slow off the mark
1. Lit. slow in starting or reacting. (Compare this with quick off the mark.) If you are always that slow off the mark you will never win the race. Boy, you were slow off the mark there!
2. Fig. slow-witted. The guy's slow off the mark but very friendly. Yes, I'm afraid Tony is a bit slow off the mark when it comes to trigonometry.
slow on the draw
1. Lit. slow in drawing a gun. (Cowboy and gangster talk.) Bill got shot because he's so slow on the draw. The gunslinger said, "I have to be fast. If I'm slow on the draw, I'm dead."
2. and slow on the uptake Fig. slow to figure something out; slow-thinking. Sally didn't get the joke because she's sort of slow on the draw. Bill—who's slow on the uptake—didn't get the joke until it was explained to him.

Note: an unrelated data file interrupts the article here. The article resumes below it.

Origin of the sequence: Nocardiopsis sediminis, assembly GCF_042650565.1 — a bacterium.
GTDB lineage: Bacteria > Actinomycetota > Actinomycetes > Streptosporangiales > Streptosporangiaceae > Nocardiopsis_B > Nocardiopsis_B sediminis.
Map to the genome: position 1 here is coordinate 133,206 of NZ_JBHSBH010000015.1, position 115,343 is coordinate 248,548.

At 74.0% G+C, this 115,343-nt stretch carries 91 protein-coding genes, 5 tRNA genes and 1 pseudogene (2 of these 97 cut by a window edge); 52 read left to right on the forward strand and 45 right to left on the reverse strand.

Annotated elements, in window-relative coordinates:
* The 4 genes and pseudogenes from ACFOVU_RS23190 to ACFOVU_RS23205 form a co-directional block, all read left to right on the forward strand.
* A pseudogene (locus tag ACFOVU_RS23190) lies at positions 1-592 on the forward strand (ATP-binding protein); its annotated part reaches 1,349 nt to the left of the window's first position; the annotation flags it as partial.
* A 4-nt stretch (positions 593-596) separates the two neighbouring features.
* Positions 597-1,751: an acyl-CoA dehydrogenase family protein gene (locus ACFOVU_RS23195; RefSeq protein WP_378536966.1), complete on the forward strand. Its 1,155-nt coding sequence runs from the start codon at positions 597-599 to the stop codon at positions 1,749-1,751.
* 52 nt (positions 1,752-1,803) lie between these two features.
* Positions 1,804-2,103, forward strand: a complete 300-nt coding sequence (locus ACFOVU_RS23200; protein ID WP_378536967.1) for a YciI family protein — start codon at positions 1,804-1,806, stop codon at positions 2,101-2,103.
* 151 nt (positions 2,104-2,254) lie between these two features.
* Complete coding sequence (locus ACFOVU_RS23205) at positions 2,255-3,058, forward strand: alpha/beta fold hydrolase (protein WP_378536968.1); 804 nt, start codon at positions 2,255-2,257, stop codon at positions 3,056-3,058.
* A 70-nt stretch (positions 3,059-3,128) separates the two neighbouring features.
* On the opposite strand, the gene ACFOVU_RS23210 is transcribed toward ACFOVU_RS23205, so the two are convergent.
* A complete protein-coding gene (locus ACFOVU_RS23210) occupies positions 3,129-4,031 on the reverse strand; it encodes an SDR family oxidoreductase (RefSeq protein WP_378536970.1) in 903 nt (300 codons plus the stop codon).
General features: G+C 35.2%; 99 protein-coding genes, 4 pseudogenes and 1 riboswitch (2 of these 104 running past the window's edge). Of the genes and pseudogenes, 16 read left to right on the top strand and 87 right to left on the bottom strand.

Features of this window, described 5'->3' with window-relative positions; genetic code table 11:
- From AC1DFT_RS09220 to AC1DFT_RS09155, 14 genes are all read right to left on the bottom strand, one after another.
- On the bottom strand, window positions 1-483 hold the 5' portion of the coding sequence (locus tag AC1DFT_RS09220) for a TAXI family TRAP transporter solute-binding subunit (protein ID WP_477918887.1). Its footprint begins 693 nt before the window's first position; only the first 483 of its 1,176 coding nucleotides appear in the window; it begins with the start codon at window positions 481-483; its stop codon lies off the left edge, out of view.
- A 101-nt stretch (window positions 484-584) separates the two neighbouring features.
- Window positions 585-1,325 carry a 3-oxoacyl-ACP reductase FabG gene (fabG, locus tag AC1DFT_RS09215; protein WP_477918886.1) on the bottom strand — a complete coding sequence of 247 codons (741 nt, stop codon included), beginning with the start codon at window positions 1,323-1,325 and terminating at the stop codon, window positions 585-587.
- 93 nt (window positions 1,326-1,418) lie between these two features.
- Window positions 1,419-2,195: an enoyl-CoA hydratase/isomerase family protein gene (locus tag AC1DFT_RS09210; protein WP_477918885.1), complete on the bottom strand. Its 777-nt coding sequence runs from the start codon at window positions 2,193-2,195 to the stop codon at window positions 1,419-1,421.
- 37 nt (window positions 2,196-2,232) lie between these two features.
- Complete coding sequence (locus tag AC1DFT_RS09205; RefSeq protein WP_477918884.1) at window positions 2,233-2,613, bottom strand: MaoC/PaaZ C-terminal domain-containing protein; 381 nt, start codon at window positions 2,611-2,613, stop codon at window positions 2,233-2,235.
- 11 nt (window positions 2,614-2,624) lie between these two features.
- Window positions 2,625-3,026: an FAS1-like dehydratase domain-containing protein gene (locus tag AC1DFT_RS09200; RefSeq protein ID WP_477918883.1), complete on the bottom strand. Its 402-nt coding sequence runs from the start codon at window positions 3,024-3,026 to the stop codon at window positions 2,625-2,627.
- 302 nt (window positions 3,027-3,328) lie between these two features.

slow someone or something upand slow someone or something down
to cause someone or something to reduce speed. I'm in a hurry. Don't try to slow me down. Please slow up the train. There are sheep near the track.
a person who is slow to learn things. (Compare this to a slow study.) Fred, who is a slow study, never caught on to the joke.
to go slower; to reduce speed in order for someone or something to catch up. slow up a little! I can't keep up with you! Please slow up. I can't follow your lecture when you talk so fast.
take it slow
to go slowly and carefully. Just relax and take it slow. You've got a good chance. You'll make it. Take it slow and keep your spirits up.
slow on the uptake
not able to understand something quickly I tried to explain how the new software works to my manager, but he's a little slow on the uptake.
Usage notes: also used in the form quick on the uptake (able to understand something quickly): He was quick on the uptake and able to realize right away what was wrong.